Even before its first airing, a Facebook group opposing the series had been set up, drawing “more than 500 postings within its first few days,” The AP reported. “Many were negative, including denunciations of the show as government propaganda.”
The show’s own website became a place for confrontation. “Cancel the show,” was the title of one thread in the message board. “Immigration reform now!!!” demanded another. “Liberal news slams the show. You know it has to be good,” wrote someone else.
Catholic leaders around the country continue to take the lead on legalization for undocumented immigrants.
We recently reported on the Bishop of Little Rock, Arkansas, Anthony B. Taylor asking Arkansas Catholics to welcome immigrants rather than reject them. Now, Minnesota’s Catholic leaders have declared Jan. 4 “Immigration Sunday,” and will use the occasion to transmit the same message to the state’s faithful.
“We, the Roman Catholic Bishops of Minnesota, want to share our hope for: newcomers journeying in search of greater opportunities for themselves and their families; communities enriched by the many contributions of newcomers; and advocates working for justice and reform,” the six bishops in the Minnesota Catholic Conference said in a statement released on Dec. 12, the Feast of the Virgin of Guadalupe, Mexico’s patron, and the second anniversary of an Immigration and Customs Enforcement raid on a meatpacking plant in Worthington, Minn.
A pro-Obama political action committee (PAC) just released a raft of television ads in New Mexico,a critical battleground state where one-in-three voters is Latino.
As Feet in 2 Worlds’ Martina Guzmán reported in her recent news feature on WNYC New York Public Radio, the campaigns are increasingly targeting their multimillion dollar Latino voter outreach efforts to ever-smaller slivers of the electorate. Martina’s piece noted that the McCain campaign is wooing older Latino votes, while the Obama campaign is focusing on young Latino voters via social networking sites like Facebook and Mi Gente and ads aired on YouTube and the Spanish-language broadcast giant Univisión.
The latest ad, produced in identical English and Spanish versions, focuses on establishing a connection between the spectrum of mostly young people featured on the screen and Obama, noting, “For Barack Obama, it doesn’t matter if your name is hard to pronounce, or where you’re from… what’s important is working hard and getting a good education….”
The Obama campaign ad running in New Mexico also responds to market research (albeit most of it done by Univisión or its partner Nielsen Media Research) that found 77% of KMEX (Los Angeles’ Univisión outlet) and WXTV (the Univisión outlet in the New York metropolitan area) viewers are bilingual.
Young or old, Univisión clearly feels its viewers are hungry for more election-related information: the network announced yesterday that it will ‘deliver the most extensive multiplatform election coverage in the network’s history’, with special election-related segments and live daily reports from the Democratic and Republican National Conventions.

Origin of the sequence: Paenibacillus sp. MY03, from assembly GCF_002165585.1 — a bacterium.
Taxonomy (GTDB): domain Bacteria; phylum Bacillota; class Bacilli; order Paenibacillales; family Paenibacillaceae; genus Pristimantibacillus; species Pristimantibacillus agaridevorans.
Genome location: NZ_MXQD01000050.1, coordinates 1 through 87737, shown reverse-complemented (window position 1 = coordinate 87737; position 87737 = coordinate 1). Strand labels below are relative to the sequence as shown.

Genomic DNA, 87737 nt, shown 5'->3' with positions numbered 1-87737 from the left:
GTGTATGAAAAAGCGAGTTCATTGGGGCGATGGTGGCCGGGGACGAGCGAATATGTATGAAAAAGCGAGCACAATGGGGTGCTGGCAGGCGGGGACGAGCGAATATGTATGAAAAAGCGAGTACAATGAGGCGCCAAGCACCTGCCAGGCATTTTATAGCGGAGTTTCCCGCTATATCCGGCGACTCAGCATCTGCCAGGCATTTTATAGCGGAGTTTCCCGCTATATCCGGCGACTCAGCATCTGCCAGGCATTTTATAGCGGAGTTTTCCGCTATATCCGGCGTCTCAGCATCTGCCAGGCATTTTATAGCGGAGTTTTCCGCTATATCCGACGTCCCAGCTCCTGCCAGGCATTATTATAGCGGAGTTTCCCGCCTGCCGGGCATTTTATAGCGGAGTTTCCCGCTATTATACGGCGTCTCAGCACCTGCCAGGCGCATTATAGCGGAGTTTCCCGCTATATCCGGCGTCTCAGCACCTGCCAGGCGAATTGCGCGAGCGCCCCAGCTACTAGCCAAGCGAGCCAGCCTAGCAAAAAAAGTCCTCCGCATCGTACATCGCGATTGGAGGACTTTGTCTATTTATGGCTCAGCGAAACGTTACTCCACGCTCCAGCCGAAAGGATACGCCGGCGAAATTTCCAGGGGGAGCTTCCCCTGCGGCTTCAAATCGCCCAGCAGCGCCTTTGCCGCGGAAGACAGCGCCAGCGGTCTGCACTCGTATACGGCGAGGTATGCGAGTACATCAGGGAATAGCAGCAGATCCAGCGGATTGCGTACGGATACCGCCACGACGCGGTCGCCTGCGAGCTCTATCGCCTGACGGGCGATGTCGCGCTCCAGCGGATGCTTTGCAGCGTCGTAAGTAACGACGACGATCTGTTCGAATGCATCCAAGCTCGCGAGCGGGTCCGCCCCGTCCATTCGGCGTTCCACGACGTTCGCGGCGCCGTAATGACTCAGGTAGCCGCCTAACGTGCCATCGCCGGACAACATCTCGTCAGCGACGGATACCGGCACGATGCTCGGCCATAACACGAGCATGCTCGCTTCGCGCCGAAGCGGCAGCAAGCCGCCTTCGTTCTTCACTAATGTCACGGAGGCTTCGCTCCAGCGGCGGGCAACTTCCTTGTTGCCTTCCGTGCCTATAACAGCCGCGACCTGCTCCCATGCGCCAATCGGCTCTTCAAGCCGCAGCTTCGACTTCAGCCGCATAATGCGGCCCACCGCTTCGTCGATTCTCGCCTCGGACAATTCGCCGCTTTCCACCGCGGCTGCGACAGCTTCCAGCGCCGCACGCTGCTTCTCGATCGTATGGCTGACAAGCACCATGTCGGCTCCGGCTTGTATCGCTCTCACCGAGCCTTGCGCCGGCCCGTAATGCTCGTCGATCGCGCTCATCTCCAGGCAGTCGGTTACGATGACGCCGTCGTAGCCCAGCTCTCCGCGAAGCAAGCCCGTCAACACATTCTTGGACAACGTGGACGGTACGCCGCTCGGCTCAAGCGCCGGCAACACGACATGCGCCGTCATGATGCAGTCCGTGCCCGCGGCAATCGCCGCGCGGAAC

Feet in 2 Worlds doesn’t generally rely on the Daily News’ Rush & Malloy gossip page as a credible source, period, let alone on immigrant and ethnic media. But an election-related headline caught our eye yesterday.
When an Al Jazeera English reporter attempted last week to interview an Iraq war veteran running for Congress in Florida, the candidate called the FBI, saying he feared a potential terrorist hit. See the whole story here.
The candidate, Republican retired Lt. Col. Allen West, reported he was suspicious of Al Jazeera English’s request to interview him on the recent ‘perceived uptick in violence in Afghanistan’. West said he suspected the interview request was a ploy to kidnap him in the dangerous confines of South Florida, where he is hoping to unseat Rep. Ron Klein, a first-term Democratic incumbent in a district that is also home to Rush Limbaugh and Ann Coulter.
The front page of last Sunday’s New York Times Metro section made much of the emergence of immigrants as an increasingly important voting bloc in New York City electoral politics, particularly with a view toward next year’s municipal elections.
The acknowlegment of immigrant voting power flies in the face of conventional wisdom, which has long said immigrants are not as engaged in US politics as those of their home countries.
According to the New Americans Exit Poll Project (conducted by Columbia University) and a recent analysis by CUNY’s Center for Urban Research, the number of immigrant voters is on the rise in New York City. What’s more, immigrants are responsible for much of the expansion of the city’s electorate.The CUNY study found at least a third of new voters added to the city’s voter rolls since 2004 were Russian, Chinese, Korean, or Muslim. These new faces and ethnicities in the city’s electorate join the roughly one million immigrants already registered to vote in New York.
According to the New York Immigration Coalition (NYIC), a nonpartisan immigrant advocacy group that registers new citizens to vote, over 265,000 immigrants have been added to the city’s voter rolls since 1996.In a city where City Council races are won and lost by a margin of 5,000 votes, this infusion of new voters puts a distinctly New York spin on the nation’s growing realization that immigrant voters are crucial to political races.